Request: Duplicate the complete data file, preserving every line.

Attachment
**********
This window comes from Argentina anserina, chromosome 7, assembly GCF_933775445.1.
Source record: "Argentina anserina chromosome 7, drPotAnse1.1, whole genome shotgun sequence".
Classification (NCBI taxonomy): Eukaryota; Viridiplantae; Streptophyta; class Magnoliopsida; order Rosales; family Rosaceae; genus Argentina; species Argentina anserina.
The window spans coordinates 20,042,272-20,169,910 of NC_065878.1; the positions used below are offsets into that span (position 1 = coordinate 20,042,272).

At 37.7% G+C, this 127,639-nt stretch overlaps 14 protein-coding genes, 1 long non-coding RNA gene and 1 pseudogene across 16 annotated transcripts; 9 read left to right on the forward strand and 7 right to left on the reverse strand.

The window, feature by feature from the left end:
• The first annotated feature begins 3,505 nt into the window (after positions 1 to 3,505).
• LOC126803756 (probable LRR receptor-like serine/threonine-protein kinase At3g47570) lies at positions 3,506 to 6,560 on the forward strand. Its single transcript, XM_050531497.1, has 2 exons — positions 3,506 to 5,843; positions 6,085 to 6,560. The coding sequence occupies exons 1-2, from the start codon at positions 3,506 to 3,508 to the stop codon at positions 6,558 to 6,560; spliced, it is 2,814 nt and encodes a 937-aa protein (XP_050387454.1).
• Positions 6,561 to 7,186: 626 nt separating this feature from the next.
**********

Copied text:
This window comes from Argentina anserina, chromosome 7, assembly GCF_933775445.1.
Source record: "Argentina anserina chromosome 7, drPotAnse1.1, whole genome shotgun sequence".
Classification (NCBI taxonomy): Eukaryota; Viridiplantae; Streptophyta; class Magnoliopsida; order Rosales; family Rosaceae; genus Argentina; species Argentina anserina.
The window spans coordinates 20,042,272-20,169,910 of NC_065878.1; the positions used below are offsets into that span (position 1 = coordinate 20,042,272).

At 37.7% G+C, this 127,639-nt stretch overlaps 14 protein-coding genes, 1 long non-coding RNA gene and 1 pseudogene across 16 annotated transcripts; 9 read left to right on the forward strand and 7 right to left on the reverse strand.

The window, feature by feature from the left end:
• The first annotated feature begins 3,505 nt into the window (after positions 1 to 3,505).
• LOC126803756 (probable LRR receptor-like serine/threonine-protein kinase At3g47570) lies at positions 3,506 to 6,560 on the forward strand. Its single transcript, XM_050531497.1, has 2 exons — positions 3,506 to 5,843; positions 6,085 to 6,560. The coding sequence occupies exons 1-2, from the start codon at positions 3,506 to 3,508 to the stop codon at positions 6,558 to 6,560; spliced, it is 2,814 nt and encodes a 937-aa protein (XP_050387454.1).
• Positions 6,561 to 7,186: 626 nt separating this feature from the next.